DiMarco sends U.S. to victory

Birdie putt on 18th wins Presidents Cup

September 26, 2005|By Don Markus | Don Markus,Sun reporter

GAINESVILLE, VA. -- Presidents Cup As Chris DiMarco surveyed the 15-foot birdie putt he was about to take on the 18th green yesterday at Robert Trent Jones Golf Club, his caddie, Pat O'Bryan, said quietly, "It's the moment you've been waiting for your whole life, so go ahead and do it."

DiMarco, who went from stalwart to star over the course of four days in this year's Presidents Cup, seized the moment, and the U.S. team, which had been waiting five years to win an international competition, took home a trophy that it had shared in South Africa in 2003.

Punctuated by a fist pump and instantly celebrated by his American teammates and captain Jack Nicklaus in hugs and high-fives, DiMarco's putt gave him a 1-up victory over Stuart Appleby of Australia and provided the U.S. with the clinching point in what turned out to be a dramatic 18 1/2 -15 1/2 victory over a talented group of International players.

It was the fourth win for the U.S. in seven Presidents Cup competitions, all coming here. More significantly, it was the first win in this type of event for many of the American players who had been criticized soundly during two defeats in the Ryder Cup.

"I did it for 13 other guys, counting [assistant captain] Jeff Sluman and Mr. Nicklaus. It's unbelievable," DiMarco said amid the din of the 18th green, where the pro-American but certainly multinational gallery whooped and hollered its approval. "We need this Cup. We really did. People were getting down on us, saying that we don't care, and we care. This is a big, big week."

When told that many of his players had said that they wanted to win for him, Nicklaus said: "I don't know why in the world they want to care about winning one for the old man. They need to win one for themselves. American golf has not won an international competition for a few years, and they proved that they are pretty good."

That DiMarco was the one to make the putt was fitting, because he had brought the U.S. back from its first-day deficit and had carried his more celebrated partner, PGA champion Phil Mickelson, to a pair of easy victories Saturday with a bunch of big shots, including the only hole-in-one of the week. DiMarco didn't lose any of his five matches (4-0-1).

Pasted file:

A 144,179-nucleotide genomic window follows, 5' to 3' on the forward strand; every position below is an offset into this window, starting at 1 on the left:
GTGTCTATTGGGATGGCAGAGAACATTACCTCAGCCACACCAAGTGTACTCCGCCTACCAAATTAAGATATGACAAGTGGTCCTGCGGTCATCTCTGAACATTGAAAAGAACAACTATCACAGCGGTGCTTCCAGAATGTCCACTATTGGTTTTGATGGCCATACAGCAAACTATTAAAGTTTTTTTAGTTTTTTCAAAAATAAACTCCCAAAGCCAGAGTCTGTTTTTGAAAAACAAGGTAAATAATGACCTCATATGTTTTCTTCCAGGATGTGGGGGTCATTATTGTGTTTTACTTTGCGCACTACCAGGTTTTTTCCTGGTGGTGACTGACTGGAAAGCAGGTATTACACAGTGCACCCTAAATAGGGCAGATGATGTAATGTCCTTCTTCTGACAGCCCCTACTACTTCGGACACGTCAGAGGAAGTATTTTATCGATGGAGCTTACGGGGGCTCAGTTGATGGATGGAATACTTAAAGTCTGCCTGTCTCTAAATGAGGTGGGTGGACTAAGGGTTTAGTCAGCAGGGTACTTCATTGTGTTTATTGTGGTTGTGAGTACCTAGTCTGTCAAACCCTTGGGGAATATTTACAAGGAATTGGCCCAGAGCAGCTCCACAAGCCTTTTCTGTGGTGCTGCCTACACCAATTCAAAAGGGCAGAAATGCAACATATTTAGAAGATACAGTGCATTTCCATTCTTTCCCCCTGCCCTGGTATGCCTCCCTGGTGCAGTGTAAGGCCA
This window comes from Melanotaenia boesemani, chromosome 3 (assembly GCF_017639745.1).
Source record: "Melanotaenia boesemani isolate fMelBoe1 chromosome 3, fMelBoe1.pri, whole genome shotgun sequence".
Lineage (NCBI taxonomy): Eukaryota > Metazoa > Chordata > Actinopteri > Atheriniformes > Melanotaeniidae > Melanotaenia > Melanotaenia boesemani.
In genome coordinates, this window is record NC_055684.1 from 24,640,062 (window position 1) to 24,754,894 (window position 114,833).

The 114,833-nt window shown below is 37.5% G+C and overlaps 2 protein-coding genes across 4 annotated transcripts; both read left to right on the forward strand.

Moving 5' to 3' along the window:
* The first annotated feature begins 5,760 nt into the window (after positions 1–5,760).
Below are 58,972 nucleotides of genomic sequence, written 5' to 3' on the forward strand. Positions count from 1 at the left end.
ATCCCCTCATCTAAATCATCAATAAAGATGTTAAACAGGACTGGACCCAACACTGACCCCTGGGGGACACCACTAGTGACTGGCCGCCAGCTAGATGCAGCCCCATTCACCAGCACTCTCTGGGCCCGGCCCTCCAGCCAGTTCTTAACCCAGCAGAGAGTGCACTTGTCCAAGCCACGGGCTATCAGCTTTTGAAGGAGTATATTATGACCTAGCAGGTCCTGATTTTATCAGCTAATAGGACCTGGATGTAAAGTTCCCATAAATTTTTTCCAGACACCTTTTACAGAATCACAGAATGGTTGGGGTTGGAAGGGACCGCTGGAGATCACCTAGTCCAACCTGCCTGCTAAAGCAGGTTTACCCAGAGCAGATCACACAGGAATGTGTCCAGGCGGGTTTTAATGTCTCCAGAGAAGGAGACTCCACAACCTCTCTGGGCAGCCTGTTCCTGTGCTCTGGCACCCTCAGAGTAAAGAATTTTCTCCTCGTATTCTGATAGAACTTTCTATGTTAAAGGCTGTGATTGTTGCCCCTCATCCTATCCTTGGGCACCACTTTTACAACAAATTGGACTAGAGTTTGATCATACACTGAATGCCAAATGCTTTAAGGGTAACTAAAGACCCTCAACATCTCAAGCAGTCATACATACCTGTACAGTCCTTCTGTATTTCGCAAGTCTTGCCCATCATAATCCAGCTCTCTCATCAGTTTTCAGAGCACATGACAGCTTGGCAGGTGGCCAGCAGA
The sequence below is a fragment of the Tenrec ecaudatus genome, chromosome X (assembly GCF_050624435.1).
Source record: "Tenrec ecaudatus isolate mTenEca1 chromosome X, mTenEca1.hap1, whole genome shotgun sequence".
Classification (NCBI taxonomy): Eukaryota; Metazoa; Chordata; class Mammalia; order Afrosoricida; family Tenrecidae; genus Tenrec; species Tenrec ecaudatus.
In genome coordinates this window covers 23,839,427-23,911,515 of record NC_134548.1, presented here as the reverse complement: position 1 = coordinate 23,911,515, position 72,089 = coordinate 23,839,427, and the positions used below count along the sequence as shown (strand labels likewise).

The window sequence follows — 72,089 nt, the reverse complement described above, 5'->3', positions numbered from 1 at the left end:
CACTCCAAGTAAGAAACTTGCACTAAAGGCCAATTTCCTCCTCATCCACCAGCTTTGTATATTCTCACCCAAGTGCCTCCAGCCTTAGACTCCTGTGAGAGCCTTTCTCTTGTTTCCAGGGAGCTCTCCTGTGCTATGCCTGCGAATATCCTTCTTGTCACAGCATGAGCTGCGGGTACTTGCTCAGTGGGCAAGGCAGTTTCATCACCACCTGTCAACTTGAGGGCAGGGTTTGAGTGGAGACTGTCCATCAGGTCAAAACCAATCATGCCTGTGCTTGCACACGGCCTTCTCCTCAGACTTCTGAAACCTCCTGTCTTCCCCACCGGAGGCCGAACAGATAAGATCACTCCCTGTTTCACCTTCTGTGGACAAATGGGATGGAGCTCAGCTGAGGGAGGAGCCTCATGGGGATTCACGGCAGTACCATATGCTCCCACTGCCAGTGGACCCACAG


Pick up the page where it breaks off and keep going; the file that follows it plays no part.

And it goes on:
The clinching putt was also a bit of redemption for DiMarco, a 37-year-old transplanted Floridian whose late-blooming PGA Tour career has included three victories and close finishes in a number of majors, including a sudden-death playoff defeat to Tiger Woods at Augusta National in this year's Masters.

Not only did DiMarco prove himself worthy of being the player Nicklaus sent out last in the 12 singles matches, but 46-year-old veteran Fred Couples validated the confidence his captain had showed by adding him to the 10 players who had qualified for the team. Couples, who had played spottily the first three days, had earlier given the U.S. a crucial point with an upset of Vijay Singh.

When his curling 17-foot birdie putt on the 18th dropped in the cup, Couples raised his arms and shook his fists and shoulders as Nicklaus and the American players who had finished their matches came rushing onto the green. A few minutes later, Davis Love III hugged Couples emotionally after Love's 4-and-3 win over Australian Nick O'Hern clinched at least a tie.

"It was huge," said Couples, who Saturday had asked Nicklaus for a chance to play Singh, No. 2 in the world and a golfer he had beaten in President Cup singles in 1996 and 1998. "I enjoy playing with him, so I chose to play with him if I could get it done."

Although it seemed early on that the U.S. would win most of the singles matches, the feeling that that the teams would reprise their tie from South Africa two years ago grew stronger in the afternoon, as the International team started winning matches, including two-time U.S. Open champion Retief Goosen of South Africa beating Woods, 2 and 1.

When Angel Cabrera of Argentina made birdies on 16 and 17 to go ahead of Phil Mickelson, and Appleby made birdies at 15, 16 and 17 to go ahead of DiMarco, another tie appeared likely. But Mickelson made a 17-footer for birdie at 18 to square his match and force a sudden-death playoff that he didn't know he had to play.

As Mickelson shook hands with Cabrera, thinking he halved the match and clinched the Cup for the U.S., the former Masters champion went to do the same with scoring official Andy McFee, who reminded Mickelson of the format change that singles matches would include sudden death if the players finished even through 18.

Mickelson and Cabrera headed for the first extra hole in the history of the Presidents Cup, as DiMarco and Appleby were on the 18th. After driving his ball into the right rough close to a bunker, DiMarco had his feet in the sand and pulled out a 9-iron. Appleby had hit a drive of 309 yards that settled the middle of the fairway.

DiMarco's ball on his approach shot reached the green, while Appleby's flew over it, ricocheting off the grandstand into the rough. The match, and the Presidents Cup, ended shortly afterward when Appleby's chip left him a 13-footer for par and DiMarco stood over his 15-foot putt for birdie.

With the words of his caddie in his head, DiMarco tapped his ball. The moment he had been waiting his entire career for - and the U.S. team had waited five years for - had arrived

"Easy hole," DiMarco said later with a smile.


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